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Mobile devices definitely play a big role in blurring the boundaries between work and personal life. However, sharing business and personal data on one device can be a recipe for disaster if employees don't appreciate how hackers are targeting mobile devices and taking advantage of the more-relaxed nature of mobile communications to infect their devices. Improving user behavior as part of a mitigation strategy is vital and will have a big impact on the overall success of mitigating this growing threat. This technical article provides some ideas of how to change user behavior and limit the chances of malicious mobile apps making their way on to employees' devices.
Without the proper enforcement of mobile polices, users will quickly discard best practices.
According to the recent IDG Global Mobility Study, 70% of employees surveyed access the corporate network use a personally owned smartphone or tablet. The use of personal mobile devices for work will only continue to grow, and the productivity benefits make it worth the effort to ensure they don't jeopardize data security. Due to the diversity of mobile devices, it is often more effective to focus on educating users, and managing and tracking access to network resources, rather than on trying to control each device.
Many users see bring your own device (BYOD) policies as a chance to escape the restrictions of network-enforced security. They don't appreciate that cybercriminals are increasingly targeting mobile users to take advantage of those who let their guard down. However, established and successful attack techniques such as spam and phishing are being adapted for the mobile environment to trick users into providing confidential information and downloading malicious apps. Users need to understand this and know how to avoid becoming a victim.
Existing security awareness training tends to be based around the desktop user. It must be updated to reflect the marked differences in how employees use a mobile device compared to a desktop and the greater risks associated with downloading mobile apps. For example, mobile users download dedicated apps to access content and perform specifics tasks; they don't use search engines and a browser nearly as much as desktop users. Also, many mobile users are unaware of how to configure the built-in security and privacy settings of their devices, and to turn off features such as location tracking.
Mobile device security training must stress the importance of only downloading apps from trusted sources and avoiding those that request excessive privileges. Tapping "Continue" during the installation process without checking what's being accepted is a habit that has to be stopped. Users should consider app ratings and read reviews, as they often flag apps that should be avoided. Security controls such as encrypting personal data are important features to look for in app descriptions. Any apps that try to imitate other well-known apps or vendors should never be installed.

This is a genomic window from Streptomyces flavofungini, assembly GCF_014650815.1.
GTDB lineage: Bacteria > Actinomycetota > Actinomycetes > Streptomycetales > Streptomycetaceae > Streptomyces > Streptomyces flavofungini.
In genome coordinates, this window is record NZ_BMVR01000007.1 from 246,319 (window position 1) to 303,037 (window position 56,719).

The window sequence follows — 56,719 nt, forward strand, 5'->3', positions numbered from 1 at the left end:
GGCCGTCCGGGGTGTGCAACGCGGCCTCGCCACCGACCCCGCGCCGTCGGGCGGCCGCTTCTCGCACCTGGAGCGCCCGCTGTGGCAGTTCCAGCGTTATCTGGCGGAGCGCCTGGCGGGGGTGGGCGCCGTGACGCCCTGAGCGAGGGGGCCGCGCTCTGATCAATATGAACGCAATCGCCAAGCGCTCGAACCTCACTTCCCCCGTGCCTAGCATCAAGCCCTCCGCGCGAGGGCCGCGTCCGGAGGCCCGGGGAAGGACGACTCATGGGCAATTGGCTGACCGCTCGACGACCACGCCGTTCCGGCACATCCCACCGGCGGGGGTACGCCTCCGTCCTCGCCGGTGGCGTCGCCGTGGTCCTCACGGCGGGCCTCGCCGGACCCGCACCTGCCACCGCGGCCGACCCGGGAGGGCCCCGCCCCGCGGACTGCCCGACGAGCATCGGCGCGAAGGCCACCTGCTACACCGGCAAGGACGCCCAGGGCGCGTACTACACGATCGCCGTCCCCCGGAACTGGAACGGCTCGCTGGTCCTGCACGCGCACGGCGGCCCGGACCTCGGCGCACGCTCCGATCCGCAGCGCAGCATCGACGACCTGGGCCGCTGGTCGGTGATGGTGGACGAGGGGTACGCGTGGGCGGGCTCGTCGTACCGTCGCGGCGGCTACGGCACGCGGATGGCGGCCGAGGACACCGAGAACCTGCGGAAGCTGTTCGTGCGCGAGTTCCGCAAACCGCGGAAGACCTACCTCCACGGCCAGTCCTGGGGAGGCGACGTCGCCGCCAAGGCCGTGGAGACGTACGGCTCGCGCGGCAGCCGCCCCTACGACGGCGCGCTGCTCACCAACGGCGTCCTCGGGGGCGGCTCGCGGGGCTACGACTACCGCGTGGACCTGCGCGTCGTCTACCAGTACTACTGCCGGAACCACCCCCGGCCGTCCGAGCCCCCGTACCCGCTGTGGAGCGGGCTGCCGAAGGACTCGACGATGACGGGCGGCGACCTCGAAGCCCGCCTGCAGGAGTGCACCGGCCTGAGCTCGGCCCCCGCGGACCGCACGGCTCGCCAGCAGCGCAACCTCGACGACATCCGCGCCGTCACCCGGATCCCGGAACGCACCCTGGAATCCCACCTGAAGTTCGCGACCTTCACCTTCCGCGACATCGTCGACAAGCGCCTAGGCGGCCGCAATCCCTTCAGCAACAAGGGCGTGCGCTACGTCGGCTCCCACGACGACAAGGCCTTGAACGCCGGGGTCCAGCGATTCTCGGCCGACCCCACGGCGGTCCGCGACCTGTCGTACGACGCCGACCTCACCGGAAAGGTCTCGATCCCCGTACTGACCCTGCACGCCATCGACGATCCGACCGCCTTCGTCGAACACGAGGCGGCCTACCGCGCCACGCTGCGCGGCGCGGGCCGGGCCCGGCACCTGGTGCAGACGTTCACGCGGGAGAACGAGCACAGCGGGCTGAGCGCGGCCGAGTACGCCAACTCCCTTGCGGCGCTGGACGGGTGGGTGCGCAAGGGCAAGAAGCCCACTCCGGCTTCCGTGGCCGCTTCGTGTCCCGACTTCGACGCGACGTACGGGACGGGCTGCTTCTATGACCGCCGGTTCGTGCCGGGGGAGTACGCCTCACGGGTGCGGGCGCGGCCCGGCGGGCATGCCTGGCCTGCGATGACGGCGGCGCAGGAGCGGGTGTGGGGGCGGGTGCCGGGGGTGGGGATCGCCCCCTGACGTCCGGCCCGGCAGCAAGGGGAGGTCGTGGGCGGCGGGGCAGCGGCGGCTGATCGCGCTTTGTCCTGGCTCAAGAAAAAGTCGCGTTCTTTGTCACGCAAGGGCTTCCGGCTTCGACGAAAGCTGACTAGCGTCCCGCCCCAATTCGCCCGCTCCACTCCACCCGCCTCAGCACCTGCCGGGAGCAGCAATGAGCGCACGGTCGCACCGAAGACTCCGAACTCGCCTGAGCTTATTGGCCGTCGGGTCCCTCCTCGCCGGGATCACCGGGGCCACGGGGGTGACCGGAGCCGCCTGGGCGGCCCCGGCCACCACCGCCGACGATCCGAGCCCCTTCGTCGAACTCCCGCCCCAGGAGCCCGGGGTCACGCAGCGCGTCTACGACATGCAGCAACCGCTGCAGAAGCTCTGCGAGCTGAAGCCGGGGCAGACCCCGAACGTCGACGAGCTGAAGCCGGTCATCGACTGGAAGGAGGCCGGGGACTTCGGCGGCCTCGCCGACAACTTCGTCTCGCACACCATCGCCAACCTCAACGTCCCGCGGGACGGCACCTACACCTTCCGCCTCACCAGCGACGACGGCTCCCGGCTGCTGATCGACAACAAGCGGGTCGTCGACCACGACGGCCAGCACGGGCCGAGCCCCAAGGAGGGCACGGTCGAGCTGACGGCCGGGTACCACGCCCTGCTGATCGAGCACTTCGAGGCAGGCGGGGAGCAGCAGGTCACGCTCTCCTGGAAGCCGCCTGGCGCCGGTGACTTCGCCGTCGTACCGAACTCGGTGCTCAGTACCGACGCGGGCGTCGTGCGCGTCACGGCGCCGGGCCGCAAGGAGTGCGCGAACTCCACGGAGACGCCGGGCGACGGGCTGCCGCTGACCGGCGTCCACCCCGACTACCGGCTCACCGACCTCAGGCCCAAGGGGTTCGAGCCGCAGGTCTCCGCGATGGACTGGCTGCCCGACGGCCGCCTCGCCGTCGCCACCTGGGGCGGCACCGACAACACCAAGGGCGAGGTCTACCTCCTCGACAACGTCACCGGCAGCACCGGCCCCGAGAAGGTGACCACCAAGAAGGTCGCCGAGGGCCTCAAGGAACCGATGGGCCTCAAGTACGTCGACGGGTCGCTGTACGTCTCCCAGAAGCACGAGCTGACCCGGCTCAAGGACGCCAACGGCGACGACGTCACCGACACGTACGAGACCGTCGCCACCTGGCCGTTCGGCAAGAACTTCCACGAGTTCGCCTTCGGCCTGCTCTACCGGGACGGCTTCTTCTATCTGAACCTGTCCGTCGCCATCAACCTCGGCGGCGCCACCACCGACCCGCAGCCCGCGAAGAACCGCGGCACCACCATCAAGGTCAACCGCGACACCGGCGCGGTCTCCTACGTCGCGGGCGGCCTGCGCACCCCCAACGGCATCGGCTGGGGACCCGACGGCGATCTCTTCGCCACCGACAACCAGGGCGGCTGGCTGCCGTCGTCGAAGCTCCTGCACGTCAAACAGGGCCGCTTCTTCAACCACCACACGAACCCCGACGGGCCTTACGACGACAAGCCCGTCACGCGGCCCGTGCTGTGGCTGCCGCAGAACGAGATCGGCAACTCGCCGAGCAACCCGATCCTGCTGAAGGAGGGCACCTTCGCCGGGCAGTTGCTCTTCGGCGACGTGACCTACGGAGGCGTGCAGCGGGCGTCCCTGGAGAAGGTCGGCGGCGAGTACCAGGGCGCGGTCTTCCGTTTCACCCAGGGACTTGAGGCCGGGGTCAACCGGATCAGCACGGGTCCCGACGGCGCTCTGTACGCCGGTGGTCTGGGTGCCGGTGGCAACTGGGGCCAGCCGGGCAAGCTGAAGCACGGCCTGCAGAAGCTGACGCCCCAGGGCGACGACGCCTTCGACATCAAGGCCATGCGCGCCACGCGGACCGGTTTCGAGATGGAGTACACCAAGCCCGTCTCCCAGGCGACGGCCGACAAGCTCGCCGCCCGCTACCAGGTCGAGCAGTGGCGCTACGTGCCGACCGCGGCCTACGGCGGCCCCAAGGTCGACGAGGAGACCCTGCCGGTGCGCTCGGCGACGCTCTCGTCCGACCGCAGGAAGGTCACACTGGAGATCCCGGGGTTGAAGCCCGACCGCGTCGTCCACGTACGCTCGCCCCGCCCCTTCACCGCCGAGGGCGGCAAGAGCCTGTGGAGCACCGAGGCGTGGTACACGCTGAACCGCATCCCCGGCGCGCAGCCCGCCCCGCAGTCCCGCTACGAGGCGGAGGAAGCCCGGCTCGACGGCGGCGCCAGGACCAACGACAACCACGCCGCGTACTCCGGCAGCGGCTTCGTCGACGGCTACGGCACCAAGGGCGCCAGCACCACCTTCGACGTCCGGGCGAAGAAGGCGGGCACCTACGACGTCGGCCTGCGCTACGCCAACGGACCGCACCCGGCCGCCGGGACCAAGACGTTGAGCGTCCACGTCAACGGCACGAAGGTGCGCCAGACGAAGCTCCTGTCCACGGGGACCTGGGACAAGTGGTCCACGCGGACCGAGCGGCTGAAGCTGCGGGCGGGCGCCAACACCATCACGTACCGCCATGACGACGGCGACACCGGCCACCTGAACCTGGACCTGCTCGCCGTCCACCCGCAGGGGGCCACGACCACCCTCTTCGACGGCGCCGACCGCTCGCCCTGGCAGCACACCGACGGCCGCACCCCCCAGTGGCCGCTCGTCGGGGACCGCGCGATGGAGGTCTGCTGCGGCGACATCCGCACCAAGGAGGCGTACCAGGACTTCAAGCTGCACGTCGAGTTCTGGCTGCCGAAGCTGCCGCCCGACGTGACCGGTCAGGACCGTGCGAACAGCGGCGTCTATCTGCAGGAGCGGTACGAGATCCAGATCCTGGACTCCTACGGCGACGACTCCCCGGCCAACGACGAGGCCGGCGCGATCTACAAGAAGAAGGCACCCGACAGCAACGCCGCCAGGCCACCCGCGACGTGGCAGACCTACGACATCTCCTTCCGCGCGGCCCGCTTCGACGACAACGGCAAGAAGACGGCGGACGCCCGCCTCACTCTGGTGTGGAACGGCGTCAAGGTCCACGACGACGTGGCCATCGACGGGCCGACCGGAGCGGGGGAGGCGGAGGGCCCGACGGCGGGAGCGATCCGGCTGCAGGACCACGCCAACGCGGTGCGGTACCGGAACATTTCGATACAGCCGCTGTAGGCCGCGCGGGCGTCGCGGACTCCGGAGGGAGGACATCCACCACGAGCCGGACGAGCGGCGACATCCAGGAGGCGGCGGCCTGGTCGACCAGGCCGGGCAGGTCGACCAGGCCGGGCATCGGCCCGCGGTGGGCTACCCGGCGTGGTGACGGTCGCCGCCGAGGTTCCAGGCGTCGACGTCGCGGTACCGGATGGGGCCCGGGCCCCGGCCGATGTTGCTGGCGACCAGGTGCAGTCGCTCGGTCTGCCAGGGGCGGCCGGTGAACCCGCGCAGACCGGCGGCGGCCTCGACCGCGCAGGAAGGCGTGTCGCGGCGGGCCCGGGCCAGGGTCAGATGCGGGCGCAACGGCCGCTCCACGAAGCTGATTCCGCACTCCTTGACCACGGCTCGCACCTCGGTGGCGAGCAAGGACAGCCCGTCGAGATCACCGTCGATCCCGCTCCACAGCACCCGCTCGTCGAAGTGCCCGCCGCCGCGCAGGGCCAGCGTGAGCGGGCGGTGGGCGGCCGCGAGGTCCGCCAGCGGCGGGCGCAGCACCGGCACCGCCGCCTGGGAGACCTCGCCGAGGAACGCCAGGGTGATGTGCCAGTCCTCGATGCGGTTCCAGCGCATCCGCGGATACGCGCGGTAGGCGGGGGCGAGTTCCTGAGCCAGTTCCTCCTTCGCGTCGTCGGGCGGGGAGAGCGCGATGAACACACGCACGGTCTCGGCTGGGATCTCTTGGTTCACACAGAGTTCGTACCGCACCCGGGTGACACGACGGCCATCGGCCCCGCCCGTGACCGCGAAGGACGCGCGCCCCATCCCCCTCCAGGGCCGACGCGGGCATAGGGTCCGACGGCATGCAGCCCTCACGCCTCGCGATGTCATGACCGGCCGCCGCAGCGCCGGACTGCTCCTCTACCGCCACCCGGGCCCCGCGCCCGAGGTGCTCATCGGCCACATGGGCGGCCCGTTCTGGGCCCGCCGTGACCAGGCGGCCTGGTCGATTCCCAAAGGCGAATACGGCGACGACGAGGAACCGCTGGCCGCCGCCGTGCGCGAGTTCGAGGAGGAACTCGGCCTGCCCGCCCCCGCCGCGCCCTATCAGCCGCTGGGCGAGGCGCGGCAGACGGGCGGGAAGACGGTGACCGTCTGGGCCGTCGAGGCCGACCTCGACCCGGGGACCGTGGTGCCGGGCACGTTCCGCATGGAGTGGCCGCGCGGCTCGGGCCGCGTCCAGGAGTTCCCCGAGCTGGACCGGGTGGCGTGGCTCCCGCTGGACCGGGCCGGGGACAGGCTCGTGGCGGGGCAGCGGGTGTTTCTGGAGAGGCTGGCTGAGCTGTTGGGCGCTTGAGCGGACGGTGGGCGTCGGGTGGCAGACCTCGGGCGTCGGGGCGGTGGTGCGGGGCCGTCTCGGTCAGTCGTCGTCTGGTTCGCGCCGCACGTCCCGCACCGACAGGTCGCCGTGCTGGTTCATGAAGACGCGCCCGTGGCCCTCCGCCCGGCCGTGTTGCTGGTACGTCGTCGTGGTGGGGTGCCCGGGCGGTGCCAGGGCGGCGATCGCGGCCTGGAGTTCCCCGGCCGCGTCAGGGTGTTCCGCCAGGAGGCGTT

Hackers have plenty of opportunities to trick mobile users when they surf the Web, as it's far harder to verify a site's URL. Users are accustomed to redirects to pages optimized for mobile devices, and many URL links are shortened, hiding the real destination. Nor can a user hover over the link in an email to see the true URL. These aspects of mobile surfing mean that users have to exercise more caution when a site asks for personal details or prompts them to download an app.
While mobile devices may introduce a more informal method of communicating and working, security policies and disciplinary measures can't be relaxed. Without the proper enforcement of mobile polices, users will quickly discard best practices. The deployment of a mobile device management system to require passcodes and encryption, and to remotely wipe lost devices, can help counter careless use while providing IT visibility into what apps are accessing corporate data.
New techniques for attacking mobile users will continue to emerge, making regular training updates essential. Mobile security policies won't be effective if organizations don't pay attention to the user experience and prepare security training to reflect the different threats and attack vectors that a mobile user faces. To help embed security into employees' everyday work life, mandate training for new hires prior to allowing them mobile access to network resources. Make sure they can identify signs of infection; degraded battery and processing performance, and problems with frozen apps, are common ones. Also restrict certain activities or services for users who do contravene policy to show that security is taken seriously.
Failing to incorporate training specific to mobile use will leave users and their devices as the biggest hole in network defenses. Improving their security posture is the most efficient way to protect enterprise assets from the inevitable rise in the use of mobile devices.
About the author:
Michael Cobb, CISSP-ISSAP, is a renowned security author with more than 15 years of experience in the IT industry and another 16 years of experience in finance. He is the founder and managing director of Cobweb Applications Ltd., a consultancy that helps companies to secure their networks and websites, and also helps them achieve ISO 27001 certification. He co-authored the book IIS Security and has written numerous technical articles for leading IT publications. Michael is also a Microsoft Certified Database Administrator and a Microsoft Certified Professional.